Keeping Faith by Cindy Bradford (serial 55)
Chapter 20 Part II
Their last day there, they found seats on the upper deck of the boat for a three hour ride down the Danube.
“Look, there must be hundreds of castles along this river. It seems as if they are around every curve in the waterway. Every time I look up there is another one on the top of a hill. Is this not gorgeous?” Carol added.
Terraced vineyards lined the hills of the Wachau region; Baroque buildings jutted out among the tall trees as the boat slow waltzed down the waterway.
When they disembarked they discovered why Krems is a must see; one of the oldest towns in Austria with buildings from the twelfth century, its arched gateways framed the entries to the cobble stoned streets where vendors were selling local wines from kiosks.
“Should we taste?” Patrick asked.
“Today I believe I can face wine again. Yesterday, I wasn’t so sure,” Carol laughed.
They had been in Venice for less than an hour, when Carol exclaimed “There it is, Patrick!”
“What?” He looked startled.
“The painting I want!”
Under a sunburned umbrella, that looked as old as the Rialto Bridge, sat a young man in his late twenties, his brush dancing across a fabric of vibrant hues. He didn’t look up as they approached, but concentrated on the canvas stretched in front of him.
“Excuse us,” Patrick said softly, hating to disturb his intensity.
He stopped, placing the brush gingerly in the wooden groove of the easel and looked up.
Without as much as asking the price, Carol said, “I want that one,” pointing. It was oil, a single gondola on a deserted canal against a backdrop of slumbering, crumbling, brick structures. “Look at the way his shadows caught the light. It’s magic. Oh, I love it, Patrick.”
“I’m glad you found what you wanted. “Will you, can you pack it for travel?” he asked, turning to the artist who obviously spoke little English, but was accustomed to the request.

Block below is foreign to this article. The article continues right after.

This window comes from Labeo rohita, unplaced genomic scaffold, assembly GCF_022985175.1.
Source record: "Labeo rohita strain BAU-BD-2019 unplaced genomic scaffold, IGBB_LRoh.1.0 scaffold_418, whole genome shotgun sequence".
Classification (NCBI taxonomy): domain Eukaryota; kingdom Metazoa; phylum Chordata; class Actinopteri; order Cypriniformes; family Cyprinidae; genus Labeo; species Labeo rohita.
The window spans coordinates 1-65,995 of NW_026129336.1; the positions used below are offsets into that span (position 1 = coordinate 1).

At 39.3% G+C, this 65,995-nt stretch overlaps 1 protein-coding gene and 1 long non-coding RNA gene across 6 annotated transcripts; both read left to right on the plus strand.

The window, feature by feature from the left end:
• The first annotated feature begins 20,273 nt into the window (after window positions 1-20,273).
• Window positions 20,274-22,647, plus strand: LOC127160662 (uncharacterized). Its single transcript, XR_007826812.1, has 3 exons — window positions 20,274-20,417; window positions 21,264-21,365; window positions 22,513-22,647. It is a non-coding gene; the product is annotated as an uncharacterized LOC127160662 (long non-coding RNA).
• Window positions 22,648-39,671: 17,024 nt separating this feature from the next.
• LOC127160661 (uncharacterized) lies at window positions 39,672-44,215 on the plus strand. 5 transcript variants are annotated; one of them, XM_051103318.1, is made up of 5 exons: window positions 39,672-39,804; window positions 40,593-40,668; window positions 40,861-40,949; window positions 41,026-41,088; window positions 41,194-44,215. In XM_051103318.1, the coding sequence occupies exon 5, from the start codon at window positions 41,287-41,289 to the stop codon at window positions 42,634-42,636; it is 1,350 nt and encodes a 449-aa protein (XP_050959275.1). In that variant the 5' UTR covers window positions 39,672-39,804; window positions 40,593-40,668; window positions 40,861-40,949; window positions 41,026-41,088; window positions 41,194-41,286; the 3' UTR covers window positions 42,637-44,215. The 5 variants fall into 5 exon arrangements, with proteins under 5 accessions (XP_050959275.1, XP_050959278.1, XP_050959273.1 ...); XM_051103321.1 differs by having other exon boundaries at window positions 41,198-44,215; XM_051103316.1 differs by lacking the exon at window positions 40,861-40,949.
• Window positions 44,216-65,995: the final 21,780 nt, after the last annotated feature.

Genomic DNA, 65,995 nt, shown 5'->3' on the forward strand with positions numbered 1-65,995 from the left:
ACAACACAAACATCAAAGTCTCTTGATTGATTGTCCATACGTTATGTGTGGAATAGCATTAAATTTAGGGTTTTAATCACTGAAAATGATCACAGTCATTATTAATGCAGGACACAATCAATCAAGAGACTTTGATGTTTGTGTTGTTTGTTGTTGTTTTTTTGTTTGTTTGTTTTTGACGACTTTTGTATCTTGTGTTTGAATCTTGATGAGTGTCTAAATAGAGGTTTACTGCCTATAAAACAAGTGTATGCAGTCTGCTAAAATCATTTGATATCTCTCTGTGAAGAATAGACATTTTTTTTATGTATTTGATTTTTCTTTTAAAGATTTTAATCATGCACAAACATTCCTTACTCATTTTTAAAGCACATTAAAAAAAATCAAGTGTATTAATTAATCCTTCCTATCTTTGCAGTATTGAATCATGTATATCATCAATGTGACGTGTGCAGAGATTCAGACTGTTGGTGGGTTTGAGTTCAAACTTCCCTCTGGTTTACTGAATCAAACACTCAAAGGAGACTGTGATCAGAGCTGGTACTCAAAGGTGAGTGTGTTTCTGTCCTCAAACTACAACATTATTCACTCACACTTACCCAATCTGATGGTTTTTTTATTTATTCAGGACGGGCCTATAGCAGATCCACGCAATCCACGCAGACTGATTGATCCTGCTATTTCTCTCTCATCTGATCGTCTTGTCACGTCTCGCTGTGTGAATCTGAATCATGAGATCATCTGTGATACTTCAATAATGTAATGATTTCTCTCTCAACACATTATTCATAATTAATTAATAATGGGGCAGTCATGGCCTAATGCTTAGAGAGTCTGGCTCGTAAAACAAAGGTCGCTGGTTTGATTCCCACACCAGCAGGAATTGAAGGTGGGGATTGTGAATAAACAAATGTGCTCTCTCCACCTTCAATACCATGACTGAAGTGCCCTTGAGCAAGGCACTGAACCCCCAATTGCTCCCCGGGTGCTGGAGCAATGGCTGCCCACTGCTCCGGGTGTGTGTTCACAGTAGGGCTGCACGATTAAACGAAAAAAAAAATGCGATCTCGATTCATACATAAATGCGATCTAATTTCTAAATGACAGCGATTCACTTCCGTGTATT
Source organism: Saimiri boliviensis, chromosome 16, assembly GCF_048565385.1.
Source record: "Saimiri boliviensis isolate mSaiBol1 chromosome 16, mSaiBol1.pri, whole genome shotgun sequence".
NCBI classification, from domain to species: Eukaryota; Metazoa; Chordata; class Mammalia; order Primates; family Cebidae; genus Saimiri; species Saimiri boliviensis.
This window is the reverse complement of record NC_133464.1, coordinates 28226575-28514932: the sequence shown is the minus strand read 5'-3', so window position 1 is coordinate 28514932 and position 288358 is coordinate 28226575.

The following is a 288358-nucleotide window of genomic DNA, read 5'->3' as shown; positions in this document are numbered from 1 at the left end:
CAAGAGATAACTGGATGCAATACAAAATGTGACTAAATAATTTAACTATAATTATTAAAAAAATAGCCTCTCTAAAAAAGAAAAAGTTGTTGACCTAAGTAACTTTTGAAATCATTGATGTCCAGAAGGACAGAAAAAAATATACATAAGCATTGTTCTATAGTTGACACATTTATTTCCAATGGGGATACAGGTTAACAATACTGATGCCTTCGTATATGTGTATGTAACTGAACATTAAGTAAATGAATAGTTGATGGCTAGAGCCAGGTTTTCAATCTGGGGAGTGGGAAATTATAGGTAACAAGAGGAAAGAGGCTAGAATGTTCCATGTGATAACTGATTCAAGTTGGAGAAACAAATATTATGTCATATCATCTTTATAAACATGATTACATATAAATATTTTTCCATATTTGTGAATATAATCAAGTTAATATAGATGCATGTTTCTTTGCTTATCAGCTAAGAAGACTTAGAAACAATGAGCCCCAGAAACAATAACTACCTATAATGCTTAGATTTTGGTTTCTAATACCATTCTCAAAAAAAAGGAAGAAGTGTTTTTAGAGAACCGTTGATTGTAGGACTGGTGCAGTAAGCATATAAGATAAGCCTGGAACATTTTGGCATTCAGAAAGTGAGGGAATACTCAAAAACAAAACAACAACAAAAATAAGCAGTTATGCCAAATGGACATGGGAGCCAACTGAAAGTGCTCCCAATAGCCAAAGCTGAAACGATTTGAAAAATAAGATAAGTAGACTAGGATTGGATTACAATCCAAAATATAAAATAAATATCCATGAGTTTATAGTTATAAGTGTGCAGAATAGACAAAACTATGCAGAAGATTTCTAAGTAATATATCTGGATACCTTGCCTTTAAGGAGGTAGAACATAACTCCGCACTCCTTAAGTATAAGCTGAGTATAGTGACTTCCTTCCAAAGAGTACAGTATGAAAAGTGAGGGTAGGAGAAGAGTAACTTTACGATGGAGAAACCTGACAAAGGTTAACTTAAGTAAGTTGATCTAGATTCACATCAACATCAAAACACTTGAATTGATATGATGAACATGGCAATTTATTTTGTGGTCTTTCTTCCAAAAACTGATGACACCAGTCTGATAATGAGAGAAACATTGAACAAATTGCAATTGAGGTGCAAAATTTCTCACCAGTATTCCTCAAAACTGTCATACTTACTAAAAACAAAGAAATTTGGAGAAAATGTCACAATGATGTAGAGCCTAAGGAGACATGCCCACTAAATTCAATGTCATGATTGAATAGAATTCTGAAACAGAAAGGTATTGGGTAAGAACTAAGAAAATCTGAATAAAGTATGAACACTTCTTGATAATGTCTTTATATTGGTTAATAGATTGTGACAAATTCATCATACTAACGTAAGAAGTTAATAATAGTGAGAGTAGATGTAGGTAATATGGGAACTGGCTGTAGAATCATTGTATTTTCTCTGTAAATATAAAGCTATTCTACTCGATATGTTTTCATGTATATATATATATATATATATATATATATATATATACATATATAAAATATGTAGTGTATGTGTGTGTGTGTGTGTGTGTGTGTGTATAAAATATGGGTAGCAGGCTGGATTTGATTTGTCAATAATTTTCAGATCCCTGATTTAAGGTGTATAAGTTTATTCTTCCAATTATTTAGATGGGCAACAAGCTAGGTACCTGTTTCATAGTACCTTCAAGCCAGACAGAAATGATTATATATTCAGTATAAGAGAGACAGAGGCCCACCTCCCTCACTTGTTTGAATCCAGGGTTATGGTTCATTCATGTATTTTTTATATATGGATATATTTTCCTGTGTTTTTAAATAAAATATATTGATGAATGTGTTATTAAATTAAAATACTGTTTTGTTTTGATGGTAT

They waited patiently as he wrapped it as if it were a baby in a fleece blanket. Then they walked, up and down the narrow alleyways, pretending to know where they were in this city of palaces and canals.
“In some ways Venice looks out of place and out of time with the rest of the world, don’t you think?” Patrick asked, not waiting for an answer. “I think I identified with that when I came the first time. Its faded glory lures you. It’s too bad the future isn’t as promising as the past.”
“You’re not getting sentimental are you?”
“No. I still think it is one of the most beautiful places I’ve ever been,” he answered, glad to be back on a crowded street.
“Let’s try that trattoria. Pizza and wine okay with you?”
“Perfecto, Patrico,” Carol giggled.
By train the trip to Florence took three hours. Carmella met them at the station and immediately swallowed them up, talking nonstop to the villa.
“Patrico tells me you want to take a cooking class.”
“I do?” Carol looked surprised.
“You told me a long time ago if we ever went to Italy, you’d like that.”
“Yes. I guess I did.”
“It’s okay if you’d rather not,” Carmella said, carefully. “But if you decide, I have one arranged for tomorrow. You can decide when you’ve had time to think about it.”
“What do you know about it?” Carol quizzed.
“The owner is a dear friend of mine, Ilaria. She takes you to the neighborhood market where you select your own fresh ingredients. That alone will inspire you. Then she teaches you about oils. Finally you cook, of course while sipping a glass of nice wine.”
“Patrico, her husband does a wine class at the same time.”
Patrick looked at Carol hopefully. It’s up to you.”
She was quiet for a minute. “Okay,” she said, though not extremely convincingly and the mood seemed to change from upbeat to slightly strained until Stefano suggested the couple check out their bungalow.
It was as if nothing had been moved since Patrick had last stayed there. The air, however, was strangely cool and he knew it wasn’t due to the air conditioning.
“I’m sorry, Carol. I…I thought you would enjoy a cooking lesson. I would never have said anything, otherwise.”
Carol looked away. It was hard to stay angry in this remarkably romantic setting.
“I’m sorry too. I overreacted and took it that you hate my cooking. But I’m the very one who has admitted I’m a lousy cook.”
“You’re not lousy.” He brushed her hair back and kissed her. “You couldn’t be lousy at anything.”
The next three days were a frenzy of events, first the classes, followed by shopping, wine tastings and beautiful side trips through the snaking sandy roads, flanked by cypress trees on rolling hillsides that cast long shadows over the lush valleys.
When it was time to leave, Patrick was a mixed bag of emotions; this place was so much of his past, comfortable, soothing, somewhere to take your soul when it longed for solace and strength. But Maine was home and a new chapter was beginning.